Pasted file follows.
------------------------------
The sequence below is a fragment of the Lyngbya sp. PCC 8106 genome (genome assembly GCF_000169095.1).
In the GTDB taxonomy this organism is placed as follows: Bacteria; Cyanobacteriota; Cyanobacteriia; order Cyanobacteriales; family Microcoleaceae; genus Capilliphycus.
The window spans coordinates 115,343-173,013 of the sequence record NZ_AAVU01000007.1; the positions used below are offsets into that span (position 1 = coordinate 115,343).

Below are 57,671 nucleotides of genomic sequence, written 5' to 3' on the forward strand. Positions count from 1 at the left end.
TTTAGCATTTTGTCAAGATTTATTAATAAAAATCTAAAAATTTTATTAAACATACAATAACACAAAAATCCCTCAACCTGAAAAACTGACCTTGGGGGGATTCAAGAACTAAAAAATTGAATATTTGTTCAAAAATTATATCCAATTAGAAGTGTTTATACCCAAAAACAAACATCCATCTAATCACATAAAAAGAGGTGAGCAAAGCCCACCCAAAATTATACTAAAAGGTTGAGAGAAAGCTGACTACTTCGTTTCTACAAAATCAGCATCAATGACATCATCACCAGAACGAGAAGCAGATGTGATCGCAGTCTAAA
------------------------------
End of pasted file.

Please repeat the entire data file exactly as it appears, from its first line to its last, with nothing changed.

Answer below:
The sequence below is a fragment of the Lyngbya sp. PCC 8106 genome (genome assembly GCF_000169095.1).
In the GTDB taxonomy this organism is placed as follows: Bacteria; Cyanobacteriota; Cyanobacteriia; order Cyanobacteriales; family Microcoleaceae; genus Capilliphycus.
The window spans coordinates 115,343-173,013 of the sequence record NZ_AAVU01000007.1; the positions used below are offsets into that span (position 1 = coordinate 115,343).

Below are 57,671 nucleotides of genomic sequence, written 5' to 3' on the forward strand. Positions count from 1 at the left end.
TTTAGCATTTTGTCAAGATTTATTAATAAAAATCTAAAAATTTTATTAAACATACAATAACACAAAAATCCCTCAACCTGAAAAACTGACCTTGGGGGGATTCAAGAACTAAAAAATTGAATATTTGTTCAAAAATTATATCCAATTAGAAGTGTTTATACCCAAAAACAAACATCCATCTAATCACATAAAAAGAGGTGAGCAAAGCCCACCCAAAATTATACTAAAAGGTTGAGAGAAAGCTGACTACTTCGTTTCTACAAAATCAGCATCAATGACATCATCACCAGAACGAGAAGCAGATGTGATCGCAGTCTAAA